Conclusion

The measurement of elemental profiles of food and beverage products provides important information to increase and improve food and beverage quality. Besides wine-making processes such as clarification and filtration, the impact of processing and storage was highlighted by our work. Knowing how different packaging types can change the elemental fingerprint is of high importance for wine stability and shelf life.

Elemental fingerprints of high-priced food products such as wine also provide insight into possible contamination sources, for example, during processing, and how large these changes are compared to differences because of geographical origin.

Similar approaches of elemental profiling have been successfully applied to distilled spirits, including whiskeys, tequilas, and gins, and can be used to gain a deeper understanding of the processing impact on the elemental composition of diverse foods and beverages.

References

(1) International Organization of Vine and Wine (OIV), OIV-MA-C1-01: R2011 Maximum acceptable limits of various substances contained in wine, 2011.

(2) P. Pohl, TrAC Trends Anal. Chem. 26, 941–949 (2007).

(3) V.F. Taylor, H.P. Longerich, and J.D. Greenough, J. Agric. Food Chem. 51, 856–860 (2003).

(4) E.C. Rossano, Z. Szilágyi, A. Malorni, and G. Pocsfalvi, J. Agric. Food Chem. 55, 311–317 (2007).

(5) N. Jakubowski, E. Brandt, D. Stuewer, H.R. Eschnauer, and S. Görtges, Fresenius. J. Anal. Chem. 364, 424–428 (1999).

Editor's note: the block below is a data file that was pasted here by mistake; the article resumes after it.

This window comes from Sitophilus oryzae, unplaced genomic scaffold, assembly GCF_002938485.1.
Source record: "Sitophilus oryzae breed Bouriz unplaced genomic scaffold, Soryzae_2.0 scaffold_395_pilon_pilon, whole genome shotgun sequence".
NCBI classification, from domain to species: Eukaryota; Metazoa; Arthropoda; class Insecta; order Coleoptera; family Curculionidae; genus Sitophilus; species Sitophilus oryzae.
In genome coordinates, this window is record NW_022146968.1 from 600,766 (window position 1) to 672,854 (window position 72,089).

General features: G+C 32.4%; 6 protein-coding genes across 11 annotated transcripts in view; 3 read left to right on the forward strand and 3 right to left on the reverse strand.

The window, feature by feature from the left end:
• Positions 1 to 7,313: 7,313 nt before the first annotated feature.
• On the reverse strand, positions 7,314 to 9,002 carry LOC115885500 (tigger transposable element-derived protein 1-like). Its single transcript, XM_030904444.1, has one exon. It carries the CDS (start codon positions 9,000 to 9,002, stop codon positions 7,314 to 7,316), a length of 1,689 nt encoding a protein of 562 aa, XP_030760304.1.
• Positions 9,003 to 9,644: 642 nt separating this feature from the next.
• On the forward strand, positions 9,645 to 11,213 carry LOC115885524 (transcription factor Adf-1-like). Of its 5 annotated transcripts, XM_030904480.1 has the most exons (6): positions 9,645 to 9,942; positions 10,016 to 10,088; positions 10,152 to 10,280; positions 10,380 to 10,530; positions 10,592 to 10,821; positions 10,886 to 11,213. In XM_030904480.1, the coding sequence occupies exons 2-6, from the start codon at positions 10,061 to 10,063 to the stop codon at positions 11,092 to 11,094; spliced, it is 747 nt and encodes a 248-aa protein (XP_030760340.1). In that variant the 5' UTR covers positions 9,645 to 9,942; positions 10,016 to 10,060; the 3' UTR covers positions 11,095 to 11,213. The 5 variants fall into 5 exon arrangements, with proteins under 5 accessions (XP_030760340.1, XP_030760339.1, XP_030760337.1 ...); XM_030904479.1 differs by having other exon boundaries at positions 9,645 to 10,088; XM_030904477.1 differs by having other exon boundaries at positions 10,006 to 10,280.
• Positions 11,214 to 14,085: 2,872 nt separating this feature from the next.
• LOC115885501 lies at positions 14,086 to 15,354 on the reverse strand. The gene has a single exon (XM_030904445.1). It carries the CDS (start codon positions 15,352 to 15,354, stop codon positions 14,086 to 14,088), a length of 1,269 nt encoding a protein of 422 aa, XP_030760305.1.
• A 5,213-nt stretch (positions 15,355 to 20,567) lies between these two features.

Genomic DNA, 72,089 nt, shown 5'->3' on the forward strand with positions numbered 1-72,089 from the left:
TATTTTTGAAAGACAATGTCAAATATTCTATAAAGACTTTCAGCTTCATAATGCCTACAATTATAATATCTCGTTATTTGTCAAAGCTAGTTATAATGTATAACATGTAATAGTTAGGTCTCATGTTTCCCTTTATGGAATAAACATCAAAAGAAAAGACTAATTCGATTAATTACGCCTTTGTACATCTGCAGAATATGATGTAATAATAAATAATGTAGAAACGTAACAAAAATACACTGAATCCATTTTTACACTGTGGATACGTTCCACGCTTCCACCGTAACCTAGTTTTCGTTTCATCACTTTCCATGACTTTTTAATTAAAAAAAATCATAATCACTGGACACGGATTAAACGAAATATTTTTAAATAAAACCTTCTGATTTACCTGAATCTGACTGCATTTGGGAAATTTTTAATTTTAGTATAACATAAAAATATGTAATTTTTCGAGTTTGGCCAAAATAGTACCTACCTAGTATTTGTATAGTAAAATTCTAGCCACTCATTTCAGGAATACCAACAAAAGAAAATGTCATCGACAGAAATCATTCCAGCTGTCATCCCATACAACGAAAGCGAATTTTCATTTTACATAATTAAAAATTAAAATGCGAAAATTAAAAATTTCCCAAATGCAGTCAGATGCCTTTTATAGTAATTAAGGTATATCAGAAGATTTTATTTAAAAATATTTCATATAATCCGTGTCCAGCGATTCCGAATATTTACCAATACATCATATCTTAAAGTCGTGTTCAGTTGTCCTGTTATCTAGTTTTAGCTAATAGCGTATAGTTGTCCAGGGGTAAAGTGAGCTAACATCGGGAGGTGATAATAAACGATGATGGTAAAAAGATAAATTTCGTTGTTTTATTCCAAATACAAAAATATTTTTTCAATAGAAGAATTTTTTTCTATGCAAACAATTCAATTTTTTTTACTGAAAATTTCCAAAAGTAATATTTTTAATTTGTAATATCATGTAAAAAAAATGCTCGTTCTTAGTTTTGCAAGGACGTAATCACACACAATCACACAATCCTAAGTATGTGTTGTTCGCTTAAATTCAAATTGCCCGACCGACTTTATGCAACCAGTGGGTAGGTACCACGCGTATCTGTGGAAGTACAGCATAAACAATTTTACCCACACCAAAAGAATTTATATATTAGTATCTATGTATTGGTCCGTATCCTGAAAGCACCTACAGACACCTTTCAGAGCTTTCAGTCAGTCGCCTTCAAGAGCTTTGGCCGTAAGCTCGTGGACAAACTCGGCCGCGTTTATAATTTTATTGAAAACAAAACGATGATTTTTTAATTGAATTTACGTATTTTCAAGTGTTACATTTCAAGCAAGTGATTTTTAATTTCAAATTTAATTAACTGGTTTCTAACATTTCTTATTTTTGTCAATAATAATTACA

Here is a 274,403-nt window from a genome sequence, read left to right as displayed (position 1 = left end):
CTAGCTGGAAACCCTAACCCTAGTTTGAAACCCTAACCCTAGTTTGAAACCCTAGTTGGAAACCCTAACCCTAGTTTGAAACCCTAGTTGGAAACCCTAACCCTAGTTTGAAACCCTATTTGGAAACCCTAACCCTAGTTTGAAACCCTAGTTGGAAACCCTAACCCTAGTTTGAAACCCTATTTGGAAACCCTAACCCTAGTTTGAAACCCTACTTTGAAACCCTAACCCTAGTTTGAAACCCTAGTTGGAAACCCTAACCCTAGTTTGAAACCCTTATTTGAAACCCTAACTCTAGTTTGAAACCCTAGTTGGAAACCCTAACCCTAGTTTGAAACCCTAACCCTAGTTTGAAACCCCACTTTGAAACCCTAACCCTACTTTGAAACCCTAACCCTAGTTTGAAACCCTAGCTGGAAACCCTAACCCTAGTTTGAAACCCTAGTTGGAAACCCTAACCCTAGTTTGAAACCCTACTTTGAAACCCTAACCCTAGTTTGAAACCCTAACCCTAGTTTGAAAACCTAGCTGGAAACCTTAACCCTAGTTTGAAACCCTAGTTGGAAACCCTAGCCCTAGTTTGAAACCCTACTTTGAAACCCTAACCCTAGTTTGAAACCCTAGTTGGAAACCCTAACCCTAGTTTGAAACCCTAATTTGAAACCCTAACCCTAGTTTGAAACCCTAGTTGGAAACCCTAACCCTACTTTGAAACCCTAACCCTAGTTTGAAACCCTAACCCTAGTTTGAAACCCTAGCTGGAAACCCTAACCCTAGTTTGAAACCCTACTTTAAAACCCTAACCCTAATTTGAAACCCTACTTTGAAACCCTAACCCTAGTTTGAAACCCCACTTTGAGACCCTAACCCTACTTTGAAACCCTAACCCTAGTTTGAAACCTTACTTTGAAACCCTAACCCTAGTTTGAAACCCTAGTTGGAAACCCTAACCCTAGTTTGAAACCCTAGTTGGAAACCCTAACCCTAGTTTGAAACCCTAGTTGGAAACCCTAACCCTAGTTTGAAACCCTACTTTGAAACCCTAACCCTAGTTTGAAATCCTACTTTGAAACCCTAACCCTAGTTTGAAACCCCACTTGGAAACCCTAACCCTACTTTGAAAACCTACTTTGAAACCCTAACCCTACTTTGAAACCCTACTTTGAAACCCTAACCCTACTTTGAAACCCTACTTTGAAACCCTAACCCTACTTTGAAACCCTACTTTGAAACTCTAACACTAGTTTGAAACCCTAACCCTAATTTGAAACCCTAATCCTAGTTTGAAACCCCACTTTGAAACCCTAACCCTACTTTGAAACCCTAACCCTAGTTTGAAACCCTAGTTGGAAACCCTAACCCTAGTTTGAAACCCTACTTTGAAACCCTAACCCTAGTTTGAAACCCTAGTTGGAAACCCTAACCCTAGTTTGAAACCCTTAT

(6) H. Hopfer, J. Nelson, A.E. Mitchell, H. Heymann, and S.E. Ebeler, J. Anal. At. Spectrom. 28, 1288–1291 (2013).

(7) H. Hopfer, P.A. Buffon, S.E. Ebeler, and H. Heymann, J. Agric. Food Chem. 61, 3320–3334 (2013).

(8) A.W. Boorn and R.F. Browner, Anal. Chem. 54, 1402–1410 (1982).

(9) R.F.J. Dams, J. Goossens, and L. Moens, Mikrochim. Acta 119, 277–286 (1995).

(10) J. Goossens, T. Smaele, L. Moens, and R. Dams, Fresenius. J. Anal. Chem. 347, 119–125 (1993).

(11) J. Goossens, L. Moens, and R. Dams, Anal. Chim. Acta 293, 171–181 (1994).

(12) B. Tariba, Biol. Trace Elem. Res. 144, 143–156 (2011).

(13) R. Boulton, Am. J. Enol. Vitic . 52, 67–87 (2001).

(14) C.M.R. Almeida and M.T.S.D. Vasconcelos, J. Agric. Food Chem. 51, 4788–4798 (2003).

(15) C.M.R. Almeida and M.T.S.D. Vasconcelos, J. Agric. Food Chem. 51, 3012–3023 (2003).

(16) M. Aceto, in Reviews in Food and Nutrition Toxicity, R. Watson and V. Preedy, Eds. (Taylor & Francis, London, 2003), pp. 169–203.

(17) M.D.M. Castiñeira Gómez, R. Brandt, N. Jakubowski, and J.T. Andersson, J. Agric. Food Chem. 52, 2953–2961 (2004).

Helene Hopfer, PhD, is a postdoctoral scholar in the Department of Viticulture and Enology at the University of California in Davis, California. Jenny Nelson, PhD, is an application specialist in the Agilent Food Team in Santa Clara, California and an assistant adjunct professor in the Department of Viticulture and Enology at the University of California. Thomas S. Collins, PhD, is the director of research in the Food Safety and Measurement Facility at the University of California. Hildegarde Heymann is a professor of Enology at the Department of Viticulture and Enology at the University of California. Susan E. Ebeler is a professor of chemistry at the Department of Viticulture and Enology and the co-director of the Food Safety and Measurement Facility at the University of California. Direct correspondence to: hhopfer@ucdavis.edu

Related Content:

Peer-reviewed Articles